I felt all warm inside hearing my daughter, in all her 3-year-old innocence, speak of the importance of self-love.
After a lot of giggling and messing around, she did tell me that she liked that she is a good dancer. OK, maybe she's warming up to the idea of actually answering the question.
On day three, Stella was absolutely getting the point of this experiment. I threw the question on her while she was having a snack in her high chair. "Stella, what do you like most about yourself?" Without hesitation, she told me that she liked that she was strong. I was delighted, sure, that she was actually taking me seriously, but mostly because of her answer. She appreciated that she was strong, and I beamed with pride. But she kept going. "I like my singing voice," she said, and then followed up with a sample of Alicia Keys "Girl on Fire." Of course, there was a lot of whooping and clapping from me. And that was when she let the answers loose. "I like my eyes, my nose, my ears, my shoulders, my knees, my hands, my fingers..." She was in the zone, easily naming things she liked about herself and happily and outwardly showing her appreciation for them.
And then followed up with, "Just love yourself," and "I like me the way I am."
I marveled at her words of wisdom. My little Tony Robbins had just laid down some beautiful life advice. And I felt all warm inside hearing my daughter, in all her 3-year-old innocence, speak of the importance of self-love. I was reminded yet again of how much children have to teach us and how good they are at pulling you back to reality and to what's really important. She didn't have just one answer, but a whole gaggle of them. And she rattled them off with this enthusiasm that conveyed just how psyched she was to be her.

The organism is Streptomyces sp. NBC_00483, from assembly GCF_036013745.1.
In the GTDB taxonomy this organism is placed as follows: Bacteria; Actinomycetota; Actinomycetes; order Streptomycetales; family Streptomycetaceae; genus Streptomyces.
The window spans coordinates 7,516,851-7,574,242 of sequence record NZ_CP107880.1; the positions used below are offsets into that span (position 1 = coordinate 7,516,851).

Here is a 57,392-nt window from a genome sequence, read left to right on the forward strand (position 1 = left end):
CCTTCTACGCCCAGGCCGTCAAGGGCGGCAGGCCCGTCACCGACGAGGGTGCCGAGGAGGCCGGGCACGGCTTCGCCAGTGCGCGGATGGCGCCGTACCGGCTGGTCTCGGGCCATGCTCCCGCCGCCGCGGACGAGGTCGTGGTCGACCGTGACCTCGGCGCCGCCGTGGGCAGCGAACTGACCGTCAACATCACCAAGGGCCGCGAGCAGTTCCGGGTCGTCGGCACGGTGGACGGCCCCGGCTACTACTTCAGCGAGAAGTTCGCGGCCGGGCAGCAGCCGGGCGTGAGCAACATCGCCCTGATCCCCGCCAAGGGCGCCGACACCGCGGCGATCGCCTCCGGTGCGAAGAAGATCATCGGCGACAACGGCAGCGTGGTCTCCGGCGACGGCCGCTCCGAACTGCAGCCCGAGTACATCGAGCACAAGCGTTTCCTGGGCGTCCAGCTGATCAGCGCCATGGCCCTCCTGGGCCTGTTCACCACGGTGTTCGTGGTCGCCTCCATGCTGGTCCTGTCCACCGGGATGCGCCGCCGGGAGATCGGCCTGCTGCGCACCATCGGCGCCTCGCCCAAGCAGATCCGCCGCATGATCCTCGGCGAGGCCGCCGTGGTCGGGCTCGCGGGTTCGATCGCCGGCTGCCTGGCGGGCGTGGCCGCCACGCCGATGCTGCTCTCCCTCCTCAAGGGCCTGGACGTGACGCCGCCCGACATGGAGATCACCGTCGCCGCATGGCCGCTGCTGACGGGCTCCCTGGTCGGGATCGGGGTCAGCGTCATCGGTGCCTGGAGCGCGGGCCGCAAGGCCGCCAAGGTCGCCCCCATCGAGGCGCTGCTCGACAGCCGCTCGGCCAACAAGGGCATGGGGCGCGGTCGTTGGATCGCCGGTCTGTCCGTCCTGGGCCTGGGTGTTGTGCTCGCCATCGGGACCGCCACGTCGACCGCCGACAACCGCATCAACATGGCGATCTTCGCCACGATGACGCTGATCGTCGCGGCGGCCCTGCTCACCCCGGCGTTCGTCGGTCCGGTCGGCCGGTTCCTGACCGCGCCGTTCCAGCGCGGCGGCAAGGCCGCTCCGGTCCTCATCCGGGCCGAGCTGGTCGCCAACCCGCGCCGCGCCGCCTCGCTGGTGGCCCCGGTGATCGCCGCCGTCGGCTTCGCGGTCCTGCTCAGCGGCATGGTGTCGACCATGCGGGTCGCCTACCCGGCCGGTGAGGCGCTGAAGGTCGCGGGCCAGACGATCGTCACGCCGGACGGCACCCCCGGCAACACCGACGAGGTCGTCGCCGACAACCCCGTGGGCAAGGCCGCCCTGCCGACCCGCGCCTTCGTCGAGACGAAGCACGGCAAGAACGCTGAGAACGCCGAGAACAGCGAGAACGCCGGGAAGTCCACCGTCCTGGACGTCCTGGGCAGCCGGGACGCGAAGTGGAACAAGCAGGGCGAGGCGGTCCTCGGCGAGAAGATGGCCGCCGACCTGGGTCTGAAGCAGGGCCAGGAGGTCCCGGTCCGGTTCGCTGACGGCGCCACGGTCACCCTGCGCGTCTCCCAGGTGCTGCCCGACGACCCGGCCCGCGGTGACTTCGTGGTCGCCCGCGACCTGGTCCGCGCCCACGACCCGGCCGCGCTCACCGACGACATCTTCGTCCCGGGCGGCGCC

Stella kept it interesting on the fourth day of our experiment. When I threw the question her way, she confidently, and without hesitation, answered, "My whole body 'cuz that's what's holding me on earth."
Whoa. Things just got deep. I mean, sure, I talk to Stella about spirituality, but sometimes she comes up with these profound statements that makes me wonder if the Dalai Lama made a guest appearance on Dora the Explorer that I didn't know about or something. When I asked her to explain what she meant, she shut it down with, "that's how I just feel today," and I'm not sure I could be more proud. It was sort of one of those, "if you don't already know what it means, then you won't get it" moments.
After four days of being asked the same question, Stella protested on day five. She had just given me two days of solid answers and did not want to be bothered this day. She made her stance abundantly clear when her reaction to my question was HER HAND UP IN MY FACE.
We should have more fun, be sillier, be more loving and non-judgmental. We should be more accepting of others, but mostly of ourselves, and stop caring so damn much about what others think.
After a short hiatus from answering, Stella came prepared on day six. "What do you like most about yourself, Stella?" I asked, not knowing if she'd answer or give me the hand again. I realize that this type of question is a challenge for most adults to answer, once. On only one day. Not seven in a row. So if she decided she was done with this little experiment, I wouldn't have been surprised. I was actually thrilled that she'd been so patient and cooperative (minus the first two days, err, and also day five). But on day six, there was yet another answer.